The HA700 is used for large-capacity cutting jobs, up to 28" in diameter.

"The bandsaw enables us to avoid the need for manual material positioning and blade-height adjustment," Porter said. "Because it has automatic indexing, we can set up programmable dimensions and not have to worry about operator error. We simply set the back gauge counter to the number of pieces to be cut and the required cut length; and we're ensured of continuous, accurate cutting with a minimum of noise."

The HFA250W is used for high production round cutting.

"We get a tremendous bang for our buck with this bandsaw," Porter said. "It's smaller than the other models but incredibly durable - we use it for high purity alloys, titaniums and carbides. We have been running the HFA250W almost non-stop for 10 years now with literally no downtime. It's also easy to maintain and service."

Porter added that another key attribute of the HFA250W is its NC index control, which provides greater flexibility and expanded capabilities compared to a machine with relay logic. In brief, the controller enables PMC Machining operators to specify the index home position - forward and clamped or at the index position for open. The controller also determines the speed of the index vice motion forward and reverse, and provides independent ramp cycles for the forward and rear traverse. The speed ramp up and down for moving the work piece is slower when it is positioning the work piece than when it is moving without work - this provides more accurate indexing of the work piece.

PMC Machining has used the VM3800 plate saw for about six months.

"We use it for the same product lines as we do for the HA700, but because it has a 130" length capacity, we can still easily maintain a 36" x 130" depth cut," Porter said. "The VM3800 has proven very versatile for us - we put it on the floor for one product line for one overseas customer. Without it, we would have had to sublet this work out. The plate saw has created a new revenue stream for us."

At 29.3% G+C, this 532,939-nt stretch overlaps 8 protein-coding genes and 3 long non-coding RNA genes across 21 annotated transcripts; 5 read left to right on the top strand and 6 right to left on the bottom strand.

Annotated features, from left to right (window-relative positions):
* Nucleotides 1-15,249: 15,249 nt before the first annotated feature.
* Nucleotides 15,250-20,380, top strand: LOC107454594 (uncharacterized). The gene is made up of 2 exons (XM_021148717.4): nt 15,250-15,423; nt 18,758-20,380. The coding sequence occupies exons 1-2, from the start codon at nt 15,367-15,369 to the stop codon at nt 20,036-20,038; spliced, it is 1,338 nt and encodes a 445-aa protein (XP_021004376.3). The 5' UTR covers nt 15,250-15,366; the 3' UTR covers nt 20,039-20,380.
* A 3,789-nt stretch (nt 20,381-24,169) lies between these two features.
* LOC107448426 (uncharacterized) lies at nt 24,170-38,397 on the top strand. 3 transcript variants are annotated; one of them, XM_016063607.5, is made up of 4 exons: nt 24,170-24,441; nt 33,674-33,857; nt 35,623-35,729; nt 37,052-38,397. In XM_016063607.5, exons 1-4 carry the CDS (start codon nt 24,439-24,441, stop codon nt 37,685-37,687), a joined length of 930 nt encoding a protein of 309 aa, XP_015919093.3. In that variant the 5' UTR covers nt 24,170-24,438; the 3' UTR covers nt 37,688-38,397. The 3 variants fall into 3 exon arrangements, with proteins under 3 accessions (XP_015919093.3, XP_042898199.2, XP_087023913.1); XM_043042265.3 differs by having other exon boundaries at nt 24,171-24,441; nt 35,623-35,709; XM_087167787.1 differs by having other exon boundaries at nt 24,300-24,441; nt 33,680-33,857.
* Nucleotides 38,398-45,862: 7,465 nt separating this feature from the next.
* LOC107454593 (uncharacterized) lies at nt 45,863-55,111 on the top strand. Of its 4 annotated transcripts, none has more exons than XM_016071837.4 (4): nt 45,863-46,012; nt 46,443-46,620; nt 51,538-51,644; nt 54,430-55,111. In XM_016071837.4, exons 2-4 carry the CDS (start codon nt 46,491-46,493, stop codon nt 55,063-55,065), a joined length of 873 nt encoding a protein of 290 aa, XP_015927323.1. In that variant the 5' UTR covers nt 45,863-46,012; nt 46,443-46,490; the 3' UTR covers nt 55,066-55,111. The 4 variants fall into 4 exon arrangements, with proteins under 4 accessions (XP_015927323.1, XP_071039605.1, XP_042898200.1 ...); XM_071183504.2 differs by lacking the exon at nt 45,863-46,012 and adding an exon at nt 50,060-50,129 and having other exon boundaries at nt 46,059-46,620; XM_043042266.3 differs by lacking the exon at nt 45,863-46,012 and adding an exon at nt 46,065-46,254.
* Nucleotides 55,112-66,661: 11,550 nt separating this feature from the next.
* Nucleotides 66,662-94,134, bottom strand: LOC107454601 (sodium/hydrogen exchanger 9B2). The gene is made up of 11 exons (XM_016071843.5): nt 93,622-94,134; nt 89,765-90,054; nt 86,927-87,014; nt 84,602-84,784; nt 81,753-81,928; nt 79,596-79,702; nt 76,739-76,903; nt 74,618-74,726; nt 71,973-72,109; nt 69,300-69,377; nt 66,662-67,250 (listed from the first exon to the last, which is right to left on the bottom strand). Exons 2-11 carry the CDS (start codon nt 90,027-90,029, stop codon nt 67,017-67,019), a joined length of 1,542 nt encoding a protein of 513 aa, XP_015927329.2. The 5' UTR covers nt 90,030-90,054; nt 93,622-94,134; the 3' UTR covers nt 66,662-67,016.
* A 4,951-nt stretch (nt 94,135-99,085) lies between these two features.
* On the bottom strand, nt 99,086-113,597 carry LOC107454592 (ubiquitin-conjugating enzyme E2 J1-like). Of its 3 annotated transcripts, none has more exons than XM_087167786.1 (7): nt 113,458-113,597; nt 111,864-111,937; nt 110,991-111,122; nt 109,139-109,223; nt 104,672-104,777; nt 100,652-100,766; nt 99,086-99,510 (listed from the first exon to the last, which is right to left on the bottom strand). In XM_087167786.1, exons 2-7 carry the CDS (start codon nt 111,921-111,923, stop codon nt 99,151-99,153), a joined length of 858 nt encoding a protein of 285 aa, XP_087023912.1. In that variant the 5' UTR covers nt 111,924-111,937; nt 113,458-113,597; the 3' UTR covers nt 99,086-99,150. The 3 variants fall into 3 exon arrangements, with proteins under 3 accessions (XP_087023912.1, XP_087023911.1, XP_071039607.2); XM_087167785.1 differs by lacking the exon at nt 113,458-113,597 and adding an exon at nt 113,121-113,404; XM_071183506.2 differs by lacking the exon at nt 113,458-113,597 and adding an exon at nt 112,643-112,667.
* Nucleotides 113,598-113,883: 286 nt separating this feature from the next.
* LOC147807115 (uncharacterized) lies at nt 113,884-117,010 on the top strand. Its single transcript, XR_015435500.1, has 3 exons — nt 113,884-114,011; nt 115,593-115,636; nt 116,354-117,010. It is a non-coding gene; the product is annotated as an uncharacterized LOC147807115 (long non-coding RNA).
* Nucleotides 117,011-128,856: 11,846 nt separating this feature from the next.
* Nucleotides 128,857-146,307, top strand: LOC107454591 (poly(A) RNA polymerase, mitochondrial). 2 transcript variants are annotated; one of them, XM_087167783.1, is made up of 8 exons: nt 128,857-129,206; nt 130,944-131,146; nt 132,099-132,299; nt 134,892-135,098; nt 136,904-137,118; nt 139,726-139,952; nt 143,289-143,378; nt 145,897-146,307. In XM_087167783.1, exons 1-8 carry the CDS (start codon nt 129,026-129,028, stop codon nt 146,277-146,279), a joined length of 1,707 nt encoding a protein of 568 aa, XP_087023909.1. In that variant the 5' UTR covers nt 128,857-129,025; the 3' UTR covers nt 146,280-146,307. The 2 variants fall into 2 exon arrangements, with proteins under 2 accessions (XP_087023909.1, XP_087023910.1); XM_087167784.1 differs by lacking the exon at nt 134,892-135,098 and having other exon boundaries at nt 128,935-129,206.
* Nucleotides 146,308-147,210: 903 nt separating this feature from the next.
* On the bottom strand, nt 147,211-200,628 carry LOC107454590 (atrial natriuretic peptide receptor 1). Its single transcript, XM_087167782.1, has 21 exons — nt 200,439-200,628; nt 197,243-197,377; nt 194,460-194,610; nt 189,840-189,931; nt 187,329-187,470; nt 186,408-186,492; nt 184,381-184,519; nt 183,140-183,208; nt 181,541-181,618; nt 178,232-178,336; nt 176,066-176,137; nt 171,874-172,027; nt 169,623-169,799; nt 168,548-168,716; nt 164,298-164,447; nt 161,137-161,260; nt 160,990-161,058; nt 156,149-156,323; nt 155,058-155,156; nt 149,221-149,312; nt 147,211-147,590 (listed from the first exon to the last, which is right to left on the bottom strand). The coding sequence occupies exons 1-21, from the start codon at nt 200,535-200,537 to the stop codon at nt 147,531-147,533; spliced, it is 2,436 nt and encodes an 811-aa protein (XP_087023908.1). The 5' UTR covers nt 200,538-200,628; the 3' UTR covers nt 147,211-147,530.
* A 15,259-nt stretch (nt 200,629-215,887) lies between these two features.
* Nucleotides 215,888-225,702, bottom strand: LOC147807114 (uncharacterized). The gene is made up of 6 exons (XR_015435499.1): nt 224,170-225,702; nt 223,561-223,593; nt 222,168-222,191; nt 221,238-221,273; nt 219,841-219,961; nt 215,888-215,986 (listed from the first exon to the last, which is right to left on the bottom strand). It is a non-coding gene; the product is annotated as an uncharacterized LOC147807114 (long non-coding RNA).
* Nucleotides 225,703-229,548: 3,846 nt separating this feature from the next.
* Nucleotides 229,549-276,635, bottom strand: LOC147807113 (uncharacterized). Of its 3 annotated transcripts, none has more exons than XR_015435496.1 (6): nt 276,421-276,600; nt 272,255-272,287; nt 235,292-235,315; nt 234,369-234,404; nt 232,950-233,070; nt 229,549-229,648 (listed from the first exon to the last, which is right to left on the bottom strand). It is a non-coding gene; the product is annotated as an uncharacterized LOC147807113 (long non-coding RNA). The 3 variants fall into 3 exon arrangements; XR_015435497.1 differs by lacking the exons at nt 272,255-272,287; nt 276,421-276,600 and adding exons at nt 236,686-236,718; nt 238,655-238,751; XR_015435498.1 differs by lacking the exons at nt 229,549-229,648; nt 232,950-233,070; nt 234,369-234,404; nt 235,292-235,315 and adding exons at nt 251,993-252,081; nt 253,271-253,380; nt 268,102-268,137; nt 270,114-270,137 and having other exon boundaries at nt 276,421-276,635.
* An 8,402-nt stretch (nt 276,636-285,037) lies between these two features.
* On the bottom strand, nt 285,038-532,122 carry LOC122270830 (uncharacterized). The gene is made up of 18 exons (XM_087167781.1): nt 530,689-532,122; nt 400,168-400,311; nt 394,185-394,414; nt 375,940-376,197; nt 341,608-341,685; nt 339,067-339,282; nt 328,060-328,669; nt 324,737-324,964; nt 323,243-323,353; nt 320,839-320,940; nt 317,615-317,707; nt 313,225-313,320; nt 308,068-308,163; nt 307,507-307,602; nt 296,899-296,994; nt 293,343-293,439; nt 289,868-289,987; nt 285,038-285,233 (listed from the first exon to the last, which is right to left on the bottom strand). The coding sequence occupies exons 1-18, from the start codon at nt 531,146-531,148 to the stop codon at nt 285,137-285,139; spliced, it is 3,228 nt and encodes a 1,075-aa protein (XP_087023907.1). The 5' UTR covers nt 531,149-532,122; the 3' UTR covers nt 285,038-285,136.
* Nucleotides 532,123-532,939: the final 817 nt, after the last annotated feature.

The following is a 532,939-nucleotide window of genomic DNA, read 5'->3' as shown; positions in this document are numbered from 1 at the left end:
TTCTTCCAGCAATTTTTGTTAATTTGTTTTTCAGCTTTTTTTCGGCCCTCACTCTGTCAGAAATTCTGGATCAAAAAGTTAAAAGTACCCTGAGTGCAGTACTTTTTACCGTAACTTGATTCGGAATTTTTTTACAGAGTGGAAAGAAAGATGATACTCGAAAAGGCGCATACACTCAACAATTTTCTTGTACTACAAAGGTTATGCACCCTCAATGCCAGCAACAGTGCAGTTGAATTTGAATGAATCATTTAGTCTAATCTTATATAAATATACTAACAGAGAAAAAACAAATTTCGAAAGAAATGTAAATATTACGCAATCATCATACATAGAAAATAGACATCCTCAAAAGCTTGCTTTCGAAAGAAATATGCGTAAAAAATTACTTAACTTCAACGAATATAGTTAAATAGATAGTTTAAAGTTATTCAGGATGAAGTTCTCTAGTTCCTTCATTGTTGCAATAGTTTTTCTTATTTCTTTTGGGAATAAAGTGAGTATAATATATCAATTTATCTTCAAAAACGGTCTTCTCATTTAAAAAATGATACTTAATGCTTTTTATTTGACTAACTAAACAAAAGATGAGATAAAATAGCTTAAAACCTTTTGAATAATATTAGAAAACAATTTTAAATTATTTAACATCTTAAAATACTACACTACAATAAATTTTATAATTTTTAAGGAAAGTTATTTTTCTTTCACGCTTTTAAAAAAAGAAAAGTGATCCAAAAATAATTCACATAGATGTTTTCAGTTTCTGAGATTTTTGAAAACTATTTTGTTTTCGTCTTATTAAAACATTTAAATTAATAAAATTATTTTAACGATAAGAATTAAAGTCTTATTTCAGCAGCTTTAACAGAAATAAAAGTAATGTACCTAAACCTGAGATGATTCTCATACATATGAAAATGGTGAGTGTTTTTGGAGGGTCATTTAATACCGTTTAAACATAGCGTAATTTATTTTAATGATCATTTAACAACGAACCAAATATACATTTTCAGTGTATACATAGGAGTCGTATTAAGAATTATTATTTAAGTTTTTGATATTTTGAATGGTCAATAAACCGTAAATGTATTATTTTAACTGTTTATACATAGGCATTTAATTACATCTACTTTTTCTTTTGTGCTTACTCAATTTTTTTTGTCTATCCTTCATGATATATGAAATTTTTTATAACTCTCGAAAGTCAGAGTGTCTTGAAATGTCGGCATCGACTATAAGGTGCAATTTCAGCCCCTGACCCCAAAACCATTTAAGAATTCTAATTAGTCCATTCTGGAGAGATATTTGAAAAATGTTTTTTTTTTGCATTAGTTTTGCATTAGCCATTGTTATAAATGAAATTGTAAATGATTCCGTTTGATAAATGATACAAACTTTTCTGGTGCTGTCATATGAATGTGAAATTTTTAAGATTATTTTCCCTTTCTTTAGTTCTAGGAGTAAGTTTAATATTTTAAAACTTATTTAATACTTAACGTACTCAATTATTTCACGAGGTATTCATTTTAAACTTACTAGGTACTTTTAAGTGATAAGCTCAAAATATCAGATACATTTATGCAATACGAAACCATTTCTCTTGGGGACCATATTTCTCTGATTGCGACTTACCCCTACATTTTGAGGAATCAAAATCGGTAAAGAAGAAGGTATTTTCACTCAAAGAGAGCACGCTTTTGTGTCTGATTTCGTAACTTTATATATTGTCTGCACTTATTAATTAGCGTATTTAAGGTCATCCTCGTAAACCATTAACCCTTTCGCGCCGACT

The VM3800 provides PMC Machining with smooth, pulse-free operation with high torque at table speeds as slow as 0.3mm per minute (0.1" per minute) and rapid table positioning up to six meters per minute (19.7 feet per minute). Porter added that the slow, smooth table speeds are useful when cutting materials like titanium, difficult alloys of stainless steels or work hardening tool steels when their thickness is close to the machine's maximum height of 600 or 800 mm (24" or 32").

Porter said downtime on all of the machines is less than one percent annually and the ability to get replacement parts quickly has been another factor in staying with ACT's product line.

"We'll probably purchase another H1300 and VM3800 in the near future," he said. "The bottom line is that we envision rapid growth over the next few years and the additional bandsaws and plate saws will enable us to better service our customers - it's a winning combination."

Return to: 2004 Feature Stories